On 5 September 2021, the Weald & Downland Living Museum turned 51. As we approached our anniversary weekend, we decided to take a look back over the last 5 decades and mention some of the key events that have taken place at the Weald & Downland Living Museum over the past 51 years!
Let’s take a look back at some of the key events from the 1990’s:
- Founder, Roy Armstrong MBE, receives an honorary degree of Doctor of Letters from the University of Sussex, at the age of 90.
- The Museum is playing a large part in the UK’s museum and cultural heritage sector and the tourism industry with Chris Zeuner chairing the Association of Independent Museums and appointed president of the European Association of Open Air Museums.
- As part of the Museum’s expanding lifelong learning programme, the Joint Centre for Heritage Conservation & Management is launched in partnership with the University of Bournemouth. The Museum’s two MSc courses, in timber building conservation and building conservation begin four years later.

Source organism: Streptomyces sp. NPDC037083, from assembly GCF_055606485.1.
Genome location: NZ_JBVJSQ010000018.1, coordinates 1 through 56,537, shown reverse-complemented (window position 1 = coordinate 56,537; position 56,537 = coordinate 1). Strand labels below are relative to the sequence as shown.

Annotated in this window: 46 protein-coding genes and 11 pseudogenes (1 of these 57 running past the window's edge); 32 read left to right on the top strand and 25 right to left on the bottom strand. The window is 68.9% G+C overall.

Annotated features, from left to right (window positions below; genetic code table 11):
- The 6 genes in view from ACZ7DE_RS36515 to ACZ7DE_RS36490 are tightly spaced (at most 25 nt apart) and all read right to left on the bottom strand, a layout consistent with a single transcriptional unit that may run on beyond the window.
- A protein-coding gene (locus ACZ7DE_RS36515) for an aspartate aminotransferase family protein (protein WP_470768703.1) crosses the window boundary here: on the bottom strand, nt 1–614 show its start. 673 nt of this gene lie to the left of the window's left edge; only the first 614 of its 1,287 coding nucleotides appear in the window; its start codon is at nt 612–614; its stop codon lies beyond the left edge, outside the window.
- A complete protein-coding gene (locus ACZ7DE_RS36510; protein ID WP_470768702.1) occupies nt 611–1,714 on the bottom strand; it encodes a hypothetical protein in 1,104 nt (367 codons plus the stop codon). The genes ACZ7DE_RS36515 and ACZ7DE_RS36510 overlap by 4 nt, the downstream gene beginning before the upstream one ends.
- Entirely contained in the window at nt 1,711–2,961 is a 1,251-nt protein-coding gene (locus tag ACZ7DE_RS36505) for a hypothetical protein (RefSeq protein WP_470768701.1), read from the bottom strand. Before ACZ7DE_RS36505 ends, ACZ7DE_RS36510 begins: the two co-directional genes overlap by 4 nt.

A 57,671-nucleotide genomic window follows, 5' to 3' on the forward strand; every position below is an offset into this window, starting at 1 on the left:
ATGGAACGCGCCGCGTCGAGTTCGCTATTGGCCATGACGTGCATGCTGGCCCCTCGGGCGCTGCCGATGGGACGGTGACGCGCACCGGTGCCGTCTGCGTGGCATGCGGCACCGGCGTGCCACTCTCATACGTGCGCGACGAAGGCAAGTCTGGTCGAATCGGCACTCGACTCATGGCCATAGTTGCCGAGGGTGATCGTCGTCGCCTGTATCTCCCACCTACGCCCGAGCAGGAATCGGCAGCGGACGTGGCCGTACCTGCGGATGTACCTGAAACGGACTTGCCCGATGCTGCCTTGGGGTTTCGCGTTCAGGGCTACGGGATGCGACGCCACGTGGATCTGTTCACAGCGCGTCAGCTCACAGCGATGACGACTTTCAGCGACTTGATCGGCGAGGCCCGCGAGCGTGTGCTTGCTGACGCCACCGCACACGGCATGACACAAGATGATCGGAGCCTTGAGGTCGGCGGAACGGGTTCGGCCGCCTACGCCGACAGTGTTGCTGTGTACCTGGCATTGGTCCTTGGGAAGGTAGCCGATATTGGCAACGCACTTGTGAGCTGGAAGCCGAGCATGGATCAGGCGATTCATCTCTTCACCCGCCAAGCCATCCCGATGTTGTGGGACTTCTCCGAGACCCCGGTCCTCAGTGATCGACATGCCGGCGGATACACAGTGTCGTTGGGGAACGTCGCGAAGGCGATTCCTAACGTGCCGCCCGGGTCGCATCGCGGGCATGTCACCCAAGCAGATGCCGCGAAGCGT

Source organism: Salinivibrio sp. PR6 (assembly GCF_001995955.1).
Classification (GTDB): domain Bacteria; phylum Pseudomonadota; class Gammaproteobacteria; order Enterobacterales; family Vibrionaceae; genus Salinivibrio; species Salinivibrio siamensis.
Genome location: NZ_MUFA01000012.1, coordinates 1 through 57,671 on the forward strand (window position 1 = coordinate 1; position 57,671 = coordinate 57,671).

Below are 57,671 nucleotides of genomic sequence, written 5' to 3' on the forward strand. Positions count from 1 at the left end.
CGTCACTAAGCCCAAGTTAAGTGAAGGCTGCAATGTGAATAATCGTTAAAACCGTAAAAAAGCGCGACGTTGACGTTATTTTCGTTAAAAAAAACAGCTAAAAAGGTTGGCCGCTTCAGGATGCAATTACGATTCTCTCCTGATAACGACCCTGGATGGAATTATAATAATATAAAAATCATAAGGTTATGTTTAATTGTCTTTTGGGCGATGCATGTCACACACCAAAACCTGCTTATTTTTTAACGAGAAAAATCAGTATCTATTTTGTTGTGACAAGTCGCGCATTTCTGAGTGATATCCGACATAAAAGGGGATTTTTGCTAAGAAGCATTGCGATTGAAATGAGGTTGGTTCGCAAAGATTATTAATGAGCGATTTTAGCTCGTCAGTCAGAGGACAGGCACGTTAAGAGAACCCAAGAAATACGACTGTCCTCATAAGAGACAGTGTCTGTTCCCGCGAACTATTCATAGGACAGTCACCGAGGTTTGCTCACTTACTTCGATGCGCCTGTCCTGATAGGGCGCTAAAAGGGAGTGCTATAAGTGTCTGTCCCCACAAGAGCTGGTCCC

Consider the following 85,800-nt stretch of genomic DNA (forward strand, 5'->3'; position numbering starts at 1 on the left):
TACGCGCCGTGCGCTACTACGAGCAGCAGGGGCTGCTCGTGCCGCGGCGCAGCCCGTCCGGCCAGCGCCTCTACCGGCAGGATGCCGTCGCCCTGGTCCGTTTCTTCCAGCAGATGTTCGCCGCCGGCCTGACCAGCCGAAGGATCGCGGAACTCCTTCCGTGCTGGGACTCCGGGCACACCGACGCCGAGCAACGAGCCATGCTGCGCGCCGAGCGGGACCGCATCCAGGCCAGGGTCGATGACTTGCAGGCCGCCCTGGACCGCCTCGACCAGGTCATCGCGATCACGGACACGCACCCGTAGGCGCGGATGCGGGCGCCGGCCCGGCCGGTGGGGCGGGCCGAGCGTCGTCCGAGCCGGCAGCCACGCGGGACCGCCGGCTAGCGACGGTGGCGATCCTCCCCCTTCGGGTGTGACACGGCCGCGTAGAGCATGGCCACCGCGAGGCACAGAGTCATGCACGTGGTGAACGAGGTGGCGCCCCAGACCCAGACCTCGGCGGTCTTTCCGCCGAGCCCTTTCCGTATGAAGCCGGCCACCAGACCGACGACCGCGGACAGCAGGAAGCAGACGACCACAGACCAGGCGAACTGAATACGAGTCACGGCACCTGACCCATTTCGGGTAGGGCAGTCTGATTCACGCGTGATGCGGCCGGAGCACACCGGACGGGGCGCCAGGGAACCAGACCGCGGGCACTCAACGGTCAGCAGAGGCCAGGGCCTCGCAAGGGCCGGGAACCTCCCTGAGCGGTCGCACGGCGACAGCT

- The Museum dismantles Longport Farmhouse, to be demolished on the site of the new Channel Tunnel terminal in Kent; the building becomes its new entrance facility, shop and offices.
- The Museum is one of a small group of museums to be Designated in a new Government scheme recognising ‘pre-eminent’ collections of special national and international importance. In the same year a £250,000 legacy from the supporting Minet family enables the Museum to establish an Endowment Fund.
On the anniversary weekend of the opening of the Museum, we spent the weekend focusing on the buildings at the heart of the Museum collection – their construction methods, building forms, and conservation. This weekend also paid tribute to Roger Champion (1937-2021), Museum Master Carpenter.